1973 BMW R75/5 Rebuild: Install Engine Top End

At long last, I’m ready to install the top end (pistons, rings, cylinders and heads) on the engine. Previously, I bead blasted the cylinders, measured the bores for ovality and taper, ground the ends down on new 0.5 mm oversize rings to get the correct end gap and had the heads rebuilt by Randy Long.  The parts have been sitting in boxes patiently waiting while I got the engine and wiring back into the frame.

Here is the write-up on this part of the project:

I had an adventure along the way with a new tool, a ring expander. Earlier in the project I used it to remove the rings and decided to use it to install them rather than use my fingers as has been my practice in the past. But, as I was “playing” with it with the the oil control ring, for some stupid reason, I squeezed the expander repeatedly to see how well it worked. If you expand a ring too much, you get this result. 🙁

Too Much Expansion Gets You a Broken Oil Control Ring :-(

Too Much Expansion Gets You a Broken Oil Control Ring 🙁

That cost me about $70 with tax and 2 weeks of lost time. This is yet another one of those experiences when I want to take a mulligan on what I just did a second ago :-).

Another surprise is the way the cam shaft and cam follower are aligned. I hadn’t expected the follower to be offset from the center line of the cam lobe, but it’s over about half way.

Left Side Exhaust Cam and Follower

Exhaust Cam Showing Off-center Cam Follower

This is done so the rotating cam lobe causes a torque on the cam follower making it spin and in turn, spinning the push rod. The idea is to have even wearing of the cam lobe, the follower and the push rod. I was aware that the rocker arm tappet causes the valve to spin for a similar reason, but I wasn’t aware the same thing happens in the bottom end.

I followed Oak Okleshen’s documentation, “Manual 1: Boxer Top End Disassembly, 1970-1975” and “Manual 2: Boxer Top End Reassembly 1970-1975” available directly from him for a modest fee.

Email: “askoak” at “aol” dot “com”
Address:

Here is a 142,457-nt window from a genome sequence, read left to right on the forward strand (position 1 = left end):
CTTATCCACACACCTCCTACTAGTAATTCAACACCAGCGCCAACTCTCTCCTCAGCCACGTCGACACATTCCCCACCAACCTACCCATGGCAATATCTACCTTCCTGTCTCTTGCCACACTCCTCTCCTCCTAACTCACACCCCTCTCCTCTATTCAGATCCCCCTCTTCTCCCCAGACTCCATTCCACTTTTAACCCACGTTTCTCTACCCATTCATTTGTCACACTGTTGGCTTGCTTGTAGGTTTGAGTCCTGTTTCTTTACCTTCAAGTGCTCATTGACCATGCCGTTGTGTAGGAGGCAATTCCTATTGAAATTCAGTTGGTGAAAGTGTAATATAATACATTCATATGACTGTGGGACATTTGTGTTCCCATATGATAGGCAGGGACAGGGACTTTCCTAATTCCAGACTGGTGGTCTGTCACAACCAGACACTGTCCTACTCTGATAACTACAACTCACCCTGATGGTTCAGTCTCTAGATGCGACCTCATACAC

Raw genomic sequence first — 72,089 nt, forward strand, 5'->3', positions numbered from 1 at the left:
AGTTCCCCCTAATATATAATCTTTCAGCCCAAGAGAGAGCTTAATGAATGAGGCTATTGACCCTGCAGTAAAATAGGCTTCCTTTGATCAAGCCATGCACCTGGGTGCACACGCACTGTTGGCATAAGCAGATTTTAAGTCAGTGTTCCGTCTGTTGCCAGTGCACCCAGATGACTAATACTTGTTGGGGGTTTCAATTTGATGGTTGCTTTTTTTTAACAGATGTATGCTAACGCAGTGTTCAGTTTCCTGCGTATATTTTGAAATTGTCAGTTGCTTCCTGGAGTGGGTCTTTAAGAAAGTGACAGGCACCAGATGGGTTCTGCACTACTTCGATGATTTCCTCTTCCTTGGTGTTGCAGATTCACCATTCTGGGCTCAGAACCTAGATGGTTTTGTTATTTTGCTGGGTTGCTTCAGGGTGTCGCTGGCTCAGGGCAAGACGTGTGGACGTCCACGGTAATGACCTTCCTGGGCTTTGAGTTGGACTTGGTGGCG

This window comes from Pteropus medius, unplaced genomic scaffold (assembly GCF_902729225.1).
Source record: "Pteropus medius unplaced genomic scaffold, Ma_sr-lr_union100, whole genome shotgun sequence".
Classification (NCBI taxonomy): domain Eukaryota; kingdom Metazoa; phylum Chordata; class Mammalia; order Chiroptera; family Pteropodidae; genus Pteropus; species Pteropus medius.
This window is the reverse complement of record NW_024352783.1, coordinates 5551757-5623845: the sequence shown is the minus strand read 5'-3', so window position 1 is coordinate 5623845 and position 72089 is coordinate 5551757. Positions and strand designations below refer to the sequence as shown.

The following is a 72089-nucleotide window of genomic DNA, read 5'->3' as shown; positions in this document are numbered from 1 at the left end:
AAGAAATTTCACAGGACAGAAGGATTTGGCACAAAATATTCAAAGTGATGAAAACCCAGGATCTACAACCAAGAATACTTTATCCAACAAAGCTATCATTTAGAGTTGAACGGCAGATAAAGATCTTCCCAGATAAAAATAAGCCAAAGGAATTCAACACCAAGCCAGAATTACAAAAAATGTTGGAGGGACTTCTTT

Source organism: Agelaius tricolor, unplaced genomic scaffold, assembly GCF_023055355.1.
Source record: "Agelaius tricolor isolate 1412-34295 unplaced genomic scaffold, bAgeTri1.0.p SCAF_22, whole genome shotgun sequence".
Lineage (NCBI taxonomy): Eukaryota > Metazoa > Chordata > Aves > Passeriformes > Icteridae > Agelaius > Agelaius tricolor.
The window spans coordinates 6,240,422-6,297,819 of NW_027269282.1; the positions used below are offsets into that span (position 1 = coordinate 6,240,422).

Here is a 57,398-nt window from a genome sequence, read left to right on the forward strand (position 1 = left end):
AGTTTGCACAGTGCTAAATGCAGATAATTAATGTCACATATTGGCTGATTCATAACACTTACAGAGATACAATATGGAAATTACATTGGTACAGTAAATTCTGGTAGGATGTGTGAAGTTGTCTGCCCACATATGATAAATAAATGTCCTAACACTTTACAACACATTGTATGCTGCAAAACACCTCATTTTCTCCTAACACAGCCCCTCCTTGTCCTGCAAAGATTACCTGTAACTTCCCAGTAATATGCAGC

Oak Okleshen #35
22637 S. Ridgeway
Richton Park, IL 60471

It covered an issue with aligning the rocker arms correctly on /5 heads that I was not aware of before. And, it has a lot of details that should help you stay out of trouble, if you don’t decide to “play” with your new ring expander 😉

Here are a couple of the other pictures from the write-up.

Progress So Far

Progress So Far-Ready To Install Engine Top End

Right Side Cam on Compression

Cam Appearance on Compression Stoke

Applying Light Oil Film on Inside of Cylinder Bore

Applying Light Oil Film on Inside of Cylinder Bore

Inserting Piston in Cylinder with Ring Compressor

Inserting Piston in Cylinder with Ring Compressor

Correct Left Side Piston Orientation with "Vorn" Pointing to Front

Correct Left Side Piston Orientation with “Vorn” Pointing to Front

Hylomar on Engine Case

Hylomar on Engine Case

Frozen Wrist Pin and C-rings

Frozen Wrist Pin and C-rings

Aligning Push Rod Tube Rubber Gasket in Engine Case

Aligning Push Rod Tube Rubber Gasket in Engine Case

Left Side Rocker Arm Assembly with Push Rods

Left Side Rocker Arm Assembly with Push Rods

Proper Orientation of Rocker Block (Slot Facing Outside of Head) and Nut Boss on Face of Block

Proper Orientation of Rocker Block (Slot Facing Outside of Head) and Nut Boss on Face of Block

Measuring Distance Between Rocker Blocks

Measuring Distance Between Rocker Blocks

View From the Saddle

View From the Saddle

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